A tough 12 months for UK egg producers has seen overall egg output drop by 4% and imports gain a greater share of the domestic market.
Feed costs started rising in the early months of 2007 and the price of a basic layers ration had risen from £135 in January last year to a peak of £233 by this April.
The constant battle to get higher returns from the retail trade to offset this rise has met with only partial success, although a slight easing of feed costs in recent months has removed some of the pressure on farm margins.
Taking the UK egg market as a whole, total consumption dropped to its lowest level for four years in 2007, at 10.6bn. Until then, demand had been recovering on the back of the Lion campaign from its low point in the late 1990s to a peak in 2004.
Within these figures, domestic output has slipped faster than the trend in consumption, with imports making up the difference.
Between 2004 and 2007, UK domestic output (for all purposes including processing) has fallen by 8% while imports gained 25%.
A recent Mintel report talks about egg sales recovering in 2007, but this appears to be focused on supermarket sales in particular, with a market volume put at 5bn eggs. However, DEFRA’s figures put sales of home-produced shell eggs at around 6.4bn, even before factoring in the imports sold extensively in the catering sector. Meanwhile the number of UK eggs used for processing has levelled off over the last couple of years after growing strongly since the mid-1990s, reflecting the tighter availability of UK-produced eggs.
Of course there is no single trend within the shell egg market, and cage, free-range and organic all have their own direction.
The cage market is faced with approaching deadline of 2012 free range has been struggling to meet demand and to avoid losing share to imports while organic is being choked by unrealistic feed costs. The biggest question mark is over the long-term future of barn eggs.
According to DEFRA’s breakdown of UK packing station throughput, cage volume dropped by 3.4% from 2006-07, free range was up 2.3%, but barn fell by 24%.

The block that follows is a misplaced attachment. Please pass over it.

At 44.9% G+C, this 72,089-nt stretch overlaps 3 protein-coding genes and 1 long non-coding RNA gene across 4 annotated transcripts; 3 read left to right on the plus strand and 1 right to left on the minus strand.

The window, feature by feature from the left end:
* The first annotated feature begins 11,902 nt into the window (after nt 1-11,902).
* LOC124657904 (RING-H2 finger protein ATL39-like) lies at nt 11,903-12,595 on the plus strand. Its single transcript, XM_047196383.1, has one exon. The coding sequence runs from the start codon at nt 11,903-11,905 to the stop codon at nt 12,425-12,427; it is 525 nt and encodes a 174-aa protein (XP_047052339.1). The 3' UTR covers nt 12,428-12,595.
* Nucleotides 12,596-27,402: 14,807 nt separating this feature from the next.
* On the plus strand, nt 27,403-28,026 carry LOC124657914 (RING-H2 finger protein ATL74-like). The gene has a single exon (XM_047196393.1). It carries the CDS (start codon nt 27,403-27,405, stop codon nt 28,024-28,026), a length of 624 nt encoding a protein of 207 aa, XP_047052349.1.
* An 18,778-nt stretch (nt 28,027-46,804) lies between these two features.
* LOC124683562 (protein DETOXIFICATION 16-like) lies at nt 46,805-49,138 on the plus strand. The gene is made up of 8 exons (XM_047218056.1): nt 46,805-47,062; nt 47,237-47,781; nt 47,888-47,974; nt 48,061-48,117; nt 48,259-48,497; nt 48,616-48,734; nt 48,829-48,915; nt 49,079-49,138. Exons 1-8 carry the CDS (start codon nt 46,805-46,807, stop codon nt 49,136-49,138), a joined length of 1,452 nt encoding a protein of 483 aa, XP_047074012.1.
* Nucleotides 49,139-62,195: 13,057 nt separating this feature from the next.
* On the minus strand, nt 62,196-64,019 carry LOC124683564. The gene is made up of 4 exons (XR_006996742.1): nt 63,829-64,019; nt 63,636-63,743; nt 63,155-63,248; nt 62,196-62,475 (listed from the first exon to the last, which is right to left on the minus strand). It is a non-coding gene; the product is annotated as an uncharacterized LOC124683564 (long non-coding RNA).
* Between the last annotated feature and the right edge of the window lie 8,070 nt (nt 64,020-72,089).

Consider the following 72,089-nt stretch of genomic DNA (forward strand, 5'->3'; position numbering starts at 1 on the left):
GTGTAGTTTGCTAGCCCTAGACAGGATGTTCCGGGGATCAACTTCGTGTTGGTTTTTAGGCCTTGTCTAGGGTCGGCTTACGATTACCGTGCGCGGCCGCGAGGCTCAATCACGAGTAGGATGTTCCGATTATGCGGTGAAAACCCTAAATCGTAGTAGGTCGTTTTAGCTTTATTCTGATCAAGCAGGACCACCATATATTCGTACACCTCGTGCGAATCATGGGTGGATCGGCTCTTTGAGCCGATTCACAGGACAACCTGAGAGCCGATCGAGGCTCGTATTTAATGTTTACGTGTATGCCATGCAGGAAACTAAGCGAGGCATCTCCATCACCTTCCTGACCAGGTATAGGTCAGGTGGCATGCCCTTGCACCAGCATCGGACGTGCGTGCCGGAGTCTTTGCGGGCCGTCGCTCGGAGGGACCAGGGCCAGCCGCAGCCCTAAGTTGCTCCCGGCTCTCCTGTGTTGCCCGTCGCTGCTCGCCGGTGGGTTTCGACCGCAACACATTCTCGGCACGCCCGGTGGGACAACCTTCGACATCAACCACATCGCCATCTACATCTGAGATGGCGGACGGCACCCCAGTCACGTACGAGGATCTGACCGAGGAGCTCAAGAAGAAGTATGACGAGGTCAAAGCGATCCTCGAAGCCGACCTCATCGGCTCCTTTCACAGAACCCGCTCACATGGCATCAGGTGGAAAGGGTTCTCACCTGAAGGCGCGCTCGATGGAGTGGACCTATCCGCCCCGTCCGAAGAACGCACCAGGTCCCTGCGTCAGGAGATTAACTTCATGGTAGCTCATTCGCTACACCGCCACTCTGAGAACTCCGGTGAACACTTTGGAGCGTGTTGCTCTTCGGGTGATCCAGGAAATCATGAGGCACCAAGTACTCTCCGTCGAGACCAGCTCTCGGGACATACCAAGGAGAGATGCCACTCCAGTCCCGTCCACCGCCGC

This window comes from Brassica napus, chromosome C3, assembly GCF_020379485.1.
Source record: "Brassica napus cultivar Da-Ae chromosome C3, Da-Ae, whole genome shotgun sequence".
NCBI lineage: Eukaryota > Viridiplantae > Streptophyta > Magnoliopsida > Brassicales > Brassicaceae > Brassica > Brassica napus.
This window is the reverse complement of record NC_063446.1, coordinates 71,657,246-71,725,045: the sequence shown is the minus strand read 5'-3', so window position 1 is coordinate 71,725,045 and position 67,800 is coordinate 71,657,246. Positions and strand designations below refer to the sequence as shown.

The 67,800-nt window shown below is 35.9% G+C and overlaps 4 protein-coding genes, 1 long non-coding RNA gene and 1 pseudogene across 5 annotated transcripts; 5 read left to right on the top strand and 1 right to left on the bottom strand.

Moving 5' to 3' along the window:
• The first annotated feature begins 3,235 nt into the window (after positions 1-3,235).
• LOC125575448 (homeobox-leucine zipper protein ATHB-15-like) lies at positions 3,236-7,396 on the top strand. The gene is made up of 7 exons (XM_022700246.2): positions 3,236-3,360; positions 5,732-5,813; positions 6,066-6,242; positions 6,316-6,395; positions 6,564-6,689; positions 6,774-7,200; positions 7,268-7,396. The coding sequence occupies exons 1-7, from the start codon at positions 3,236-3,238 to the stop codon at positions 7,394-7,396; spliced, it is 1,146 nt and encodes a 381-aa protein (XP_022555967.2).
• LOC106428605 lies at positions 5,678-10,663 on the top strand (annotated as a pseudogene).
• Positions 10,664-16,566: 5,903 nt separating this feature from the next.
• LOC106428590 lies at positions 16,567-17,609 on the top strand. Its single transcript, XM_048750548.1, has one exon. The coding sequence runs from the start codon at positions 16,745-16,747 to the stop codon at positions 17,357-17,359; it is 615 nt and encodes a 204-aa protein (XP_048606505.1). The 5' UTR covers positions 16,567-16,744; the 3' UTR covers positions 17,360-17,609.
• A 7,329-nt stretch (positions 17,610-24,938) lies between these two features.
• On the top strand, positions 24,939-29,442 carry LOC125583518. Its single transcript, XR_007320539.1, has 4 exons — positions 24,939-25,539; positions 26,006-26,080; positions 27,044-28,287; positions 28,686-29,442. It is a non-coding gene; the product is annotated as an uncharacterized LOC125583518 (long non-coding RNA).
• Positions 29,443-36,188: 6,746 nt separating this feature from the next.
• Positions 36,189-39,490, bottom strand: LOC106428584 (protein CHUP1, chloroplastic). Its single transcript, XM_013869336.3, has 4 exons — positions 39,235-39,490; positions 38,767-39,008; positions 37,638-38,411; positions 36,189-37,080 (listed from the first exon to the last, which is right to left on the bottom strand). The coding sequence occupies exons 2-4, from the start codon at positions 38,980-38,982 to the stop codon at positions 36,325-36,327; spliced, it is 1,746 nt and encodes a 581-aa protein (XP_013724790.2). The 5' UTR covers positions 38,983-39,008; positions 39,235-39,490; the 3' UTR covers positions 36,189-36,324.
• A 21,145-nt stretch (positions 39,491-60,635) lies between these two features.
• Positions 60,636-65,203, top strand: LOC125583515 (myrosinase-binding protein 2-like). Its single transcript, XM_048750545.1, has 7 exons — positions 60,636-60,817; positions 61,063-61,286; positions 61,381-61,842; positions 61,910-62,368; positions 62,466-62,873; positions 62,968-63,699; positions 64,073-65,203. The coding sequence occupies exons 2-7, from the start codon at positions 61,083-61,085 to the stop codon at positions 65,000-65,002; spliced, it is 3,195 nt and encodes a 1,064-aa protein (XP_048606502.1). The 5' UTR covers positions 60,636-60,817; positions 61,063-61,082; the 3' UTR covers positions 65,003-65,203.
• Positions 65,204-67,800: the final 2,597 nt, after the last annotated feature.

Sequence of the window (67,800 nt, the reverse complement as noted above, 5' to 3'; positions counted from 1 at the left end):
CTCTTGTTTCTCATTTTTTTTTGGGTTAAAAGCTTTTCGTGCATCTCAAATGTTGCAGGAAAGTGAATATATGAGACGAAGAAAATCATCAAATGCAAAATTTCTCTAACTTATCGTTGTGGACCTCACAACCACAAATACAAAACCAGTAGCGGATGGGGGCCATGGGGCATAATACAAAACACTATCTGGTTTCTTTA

To add to the woes of the organic sector, a slump in demand has led leading packers to cut prices paid to producers this summer. This is likely to be attributed to the impact of the tightening squeeze on household budgets this year.
Poultrymeat consumption in the UK slumped by almost 7% last year as consumer enthusiasm for poultrymeat appeared to wane.
Total UK offtake of all kinds of poultry fell to 1.6m tonnes, back to the level of 10 years ago.
It is a disappointing development for the UK industry, which has always promoted poultry as the healthy option for modern lifestyles, with strong growth potential.
The broiler sector can take some small comfort that the brunt of the downturn was borne, again, by the turkey sector, where output fell by 30,000t or 16%.
Production of ducks and geese was down by 7000t and that of old hens by 4000t. Broiler cut-backs accounted for another 17,000t, or 1.4%.
All this adds up to a total fall in domestic output of 57,000 tonnes. The other half of the 117,000t drop in consumption was absorbed by a sharp surge in exports.
Meanwhile, imports showed little change on 2006 volumes. The small gain in market share taken by imports was essentially due to the fall in domestic output.
Day-old chick placings for the first half of this year suggest the decline in broiler output is continuing. The rolling 12-month total of chick placings was down 2.2% up to June this year, with broiler parent placings showing the same fall.
At least turkey numbers appear to have stabilised, with the 12-month total of 16.2m almost identical to a year earlier.